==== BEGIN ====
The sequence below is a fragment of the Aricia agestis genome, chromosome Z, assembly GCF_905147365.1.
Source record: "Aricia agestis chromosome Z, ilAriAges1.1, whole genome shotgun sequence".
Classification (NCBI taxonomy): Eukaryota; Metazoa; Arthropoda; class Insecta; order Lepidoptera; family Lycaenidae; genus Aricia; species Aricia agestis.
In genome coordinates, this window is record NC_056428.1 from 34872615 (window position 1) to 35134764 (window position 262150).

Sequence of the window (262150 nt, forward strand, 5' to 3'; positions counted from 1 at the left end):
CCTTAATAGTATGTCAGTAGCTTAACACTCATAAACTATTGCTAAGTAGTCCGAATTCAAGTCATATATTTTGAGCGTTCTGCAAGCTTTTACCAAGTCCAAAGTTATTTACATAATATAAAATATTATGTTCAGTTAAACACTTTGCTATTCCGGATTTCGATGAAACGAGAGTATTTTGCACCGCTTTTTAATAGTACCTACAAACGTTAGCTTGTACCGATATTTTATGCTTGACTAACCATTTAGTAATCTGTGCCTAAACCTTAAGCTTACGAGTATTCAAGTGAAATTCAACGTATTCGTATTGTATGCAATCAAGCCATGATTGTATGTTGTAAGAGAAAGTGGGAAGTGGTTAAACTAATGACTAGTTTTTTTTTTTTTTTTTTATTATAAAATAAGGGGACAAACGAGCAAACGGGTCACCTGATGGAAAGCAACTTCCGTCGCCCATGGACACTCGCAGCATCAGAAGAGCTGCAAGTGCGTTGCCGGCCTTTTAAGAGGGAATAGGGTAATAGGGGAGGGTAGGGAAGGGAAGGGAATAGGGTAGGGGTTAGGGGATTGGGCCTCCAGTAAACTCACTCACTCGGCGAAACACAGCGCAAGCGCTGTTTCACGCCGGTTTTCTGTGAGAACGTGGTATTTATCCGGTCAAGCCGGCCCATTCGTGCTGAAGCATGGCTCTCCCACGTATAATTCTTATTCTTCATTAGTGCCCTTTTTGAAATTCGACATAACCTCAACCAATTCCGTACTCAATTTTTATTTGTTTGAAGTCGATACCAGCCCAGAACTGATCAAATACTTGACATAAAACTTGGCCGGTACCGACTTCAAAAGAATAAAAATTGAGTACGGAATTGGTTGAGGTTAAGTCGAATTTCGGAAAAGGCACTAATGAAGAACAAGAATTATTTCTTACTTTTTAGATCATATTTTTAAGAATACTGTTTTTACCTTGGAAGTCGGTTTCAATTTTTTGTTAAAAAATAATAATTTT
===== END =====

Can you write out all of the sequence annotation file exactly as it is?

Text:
The sequence below is a fragment of the Aricia agestis genome, chromosome Z, assembly GCF_905147365.1.
Source record: "Aricia agestis chromosome Z, ilAriAges1.1, whole genome shotgun sequence".
Classification (NCBI taxonomy): Eukaryota; Metazoa; Arthropoda; class Insecta; order Lepidoptera; family Lycaenidae; genus Aricia; species Aricia agestis.
In genome coordinates, this window is record NC_056428.1 from 34872615 (window position 1) to 35134764 (window position 262150).

Sequence of the window (262150 nt, forward strand, 5' to 3'; positions counted from 1 at the left end):
CCTTAATAGTATGTCAGTAGCTTAACACTCATAAACTATTGCTAAGTAGTCCGAATTCAAGTCATATATTTTGAGCGTTCTGCAAGCTTTTACCAAGTCCAAAGTTATTTACATAATATAAAATATTATGTTCAGTTAAACACTTTGCTATTCCGGATTTCGATGAAACGAGAGTATTTTGCACCGCTTTTTAATAGTACCTACAAACGTTAGCTTGTACCGATATTTTATGCTTGACTAACCATTTAGTAATCTGTGCCTAAACCTTAAGCTTACGAGTATTCAAGTGAAATTCAACGTATTCGTATTGTATGCAATCAAGCCATGATTGTATGTTGTAAGAGAAAGTGGGAAGTGGTTAAACTAATGACTAGTTTTTTTTTTTTTTTTTTATTATAAAATAAGGGGACAAACGAGCAAACGGGTCACCTGATGGAAAGCAACTTCCGTCGCCCATGGACACTCGCAGCATCAGAAGAGCTGCAAGTGCGTTGCCGGCCTTTTAAGAGGGAATAGGGTAATAGGGGAGGGTAGGGAAGGGAAGGGAATAGGGTAGGGGTTAGGGGATTGGGCCTCCAGTAAACTCACTCACTCGGCGAAACACAGCGCAAGCGCTGTTTCACGCCGGTTTTCTGTGAGAACGTGGTATTTATCCGGTCAAGCCGGCCCATTCGTGCTGAAGCATGGCTCTCCCACGTATAATTCTTATTCTTCATTAGTGCCCTTTTTGAAATTCGACATAACCTCAACCAATTCCGTACTCAATTTTTATTTGTTTGAAGTCGATACCAGCCCAGAACTGATCAAATACTTGACATAAAACTTGGCCGGTACCGACTTCAAAAGAATAAAAATTGAGTACGGAATTGGTTGAGGTTAAGTCGAATTTCGGAAAAGGCACTAATGAAGAACAAGAATTATTTCTTACTTTTTAGATCATATTTTTAAGAATACTGTTTTTACCTTGGAAGTCGGTTTCAATTTTTTGTTAAAAAATAATAATTTT